• Request cannot be parsed: There are too many or too little whitespaces, (back)slashes, quotation marks, etc., or you try to update a field with a PUT or PATCH request that cannot be changed through the API.

  • The [...]-id [...] cannot be parsed: A unique ID doesn't contain hyphens, or is invalid in general.

  • The value for the field [...] cannot be parsed: When the content of a field contains a special character (e.g. "), which needs to be escaped by putting a backslash in front of it (\"). Another option is that the content for a date field does not follow the yyyy-MM-ddTHH:mm:ssZ (e.g. 2023-01-01T09:00.00Z) format.

For every request, so basically every step of an action sequence, you must provide TOPdesk with the login credentials of the Operator card you use for that request. And, of course, these credentials must be correct: the login name and a valid application password.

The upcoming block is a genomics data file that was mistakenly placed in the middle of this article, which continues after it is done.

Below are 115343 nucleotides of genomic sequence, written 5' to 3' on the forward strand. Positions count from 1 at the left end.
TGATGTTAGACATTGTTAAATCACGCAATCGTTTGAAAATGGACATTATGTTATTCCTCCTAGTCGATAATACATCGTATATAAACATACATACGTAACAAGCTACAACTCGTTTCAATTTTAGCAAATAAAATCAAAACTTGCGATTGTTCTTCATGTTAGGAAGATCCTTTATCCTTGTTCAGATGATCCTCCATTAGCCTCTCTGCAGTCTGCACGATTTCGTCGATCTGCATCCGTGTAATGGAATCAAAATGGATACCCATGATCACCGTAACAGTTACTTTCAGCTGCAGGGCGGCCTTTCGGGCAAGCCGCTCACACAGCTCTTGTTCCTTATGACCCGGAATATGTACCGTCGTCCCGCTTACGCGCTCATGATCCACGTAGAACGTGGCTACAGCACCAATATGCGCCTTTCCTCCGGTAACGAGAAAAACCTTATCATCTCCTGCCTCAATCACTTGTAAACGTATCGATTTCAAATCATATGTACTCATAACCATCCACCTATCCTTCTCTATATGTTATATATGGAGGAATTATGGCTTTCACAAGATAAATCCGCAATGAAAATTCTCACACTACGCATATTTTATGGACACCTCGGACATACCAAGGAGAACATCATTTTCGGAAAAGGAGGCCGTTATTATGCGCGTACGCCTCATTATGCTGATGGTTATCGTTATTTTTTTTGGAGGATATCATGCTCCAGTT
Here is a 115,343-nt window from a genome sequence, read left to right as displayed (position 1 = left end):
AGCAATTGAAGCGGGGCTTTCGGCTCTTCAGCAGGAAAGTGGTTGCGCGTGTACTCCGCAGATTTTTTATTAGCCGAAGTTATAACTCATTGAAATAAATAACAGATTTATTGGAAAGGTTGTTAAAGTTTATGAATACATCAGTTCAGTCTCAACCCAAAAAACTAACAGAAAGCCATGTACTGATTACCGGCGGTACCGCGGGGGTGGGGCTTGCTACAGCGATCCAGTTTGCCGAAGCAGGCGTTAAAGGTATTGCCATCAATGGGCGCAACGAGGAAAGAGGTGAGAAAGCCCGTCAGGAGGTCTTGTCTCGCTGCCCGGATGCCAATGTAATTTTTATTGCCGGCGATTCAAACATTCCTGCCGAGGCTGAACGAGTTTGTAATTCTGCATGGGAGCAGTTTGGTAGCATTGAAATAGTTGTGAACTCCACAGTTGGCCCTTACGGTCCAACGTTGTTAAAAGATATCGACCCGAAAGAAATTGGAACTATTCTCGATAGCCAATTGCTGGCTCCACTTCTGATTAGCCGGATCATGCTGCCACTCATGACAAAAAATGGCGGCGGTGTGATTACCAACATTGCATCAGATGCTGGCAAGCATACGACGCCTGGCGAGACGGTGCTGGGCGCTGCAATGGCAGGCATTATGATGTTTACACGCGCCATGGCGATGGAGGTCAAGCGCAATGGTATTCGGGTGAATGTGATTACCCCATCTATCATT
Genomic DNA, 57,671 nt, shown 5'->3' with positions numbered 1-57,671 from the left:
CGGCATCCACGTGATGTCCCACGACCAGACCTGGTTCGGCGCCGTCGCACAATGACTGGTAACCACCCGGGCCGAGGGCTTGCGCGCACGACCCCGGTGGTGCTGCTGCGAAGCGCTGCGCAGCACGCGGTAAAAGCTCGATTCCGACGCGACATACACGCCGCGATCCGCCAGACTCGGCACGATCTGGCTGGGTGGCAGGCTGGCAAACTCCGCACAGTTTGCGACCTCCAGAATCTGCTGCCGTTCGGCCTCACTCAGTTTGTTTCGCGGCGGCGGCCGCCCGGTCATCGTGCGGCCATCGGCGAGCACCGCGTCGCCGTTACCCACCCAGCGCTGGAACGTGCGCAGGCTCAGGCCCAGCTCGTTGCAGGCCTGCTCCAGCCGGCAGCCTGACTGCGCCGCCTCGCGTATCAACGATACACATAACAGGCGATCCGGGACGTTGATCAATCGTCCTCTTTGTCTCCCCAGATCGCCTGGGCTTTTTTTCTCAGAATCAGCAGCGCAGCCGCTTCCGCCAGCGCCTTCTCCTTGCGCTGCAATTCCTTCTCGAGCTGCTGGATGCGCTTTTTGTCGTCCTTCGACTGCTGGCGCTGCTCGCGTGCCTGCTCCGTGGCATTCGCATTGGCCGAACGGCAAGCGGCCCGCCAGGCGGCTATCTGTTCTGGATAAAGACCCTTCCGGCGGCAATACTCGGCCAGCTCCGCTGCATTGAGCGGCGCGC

Just like regular operators, the Operator card you use for the API call must have sufficient permissions to perform a certain action. This error is generally caused by a lack of permissions, but might also be caused by a filter that prevents the operator from accessing all relevant cards. Also, make sure that Has Access and (ideally) API account are ticked on the Operator card.

With a 404 status code, the page cannot be found. In general, there is a spelling mistake in the URL (e.g. https:// is missing, or the use of capital letters is incorrect), or the unique ID of a card is incorrect.

This is a very general error message. However, within TOPdesk, we most often see this error when two actions try to edit the same card at the same time.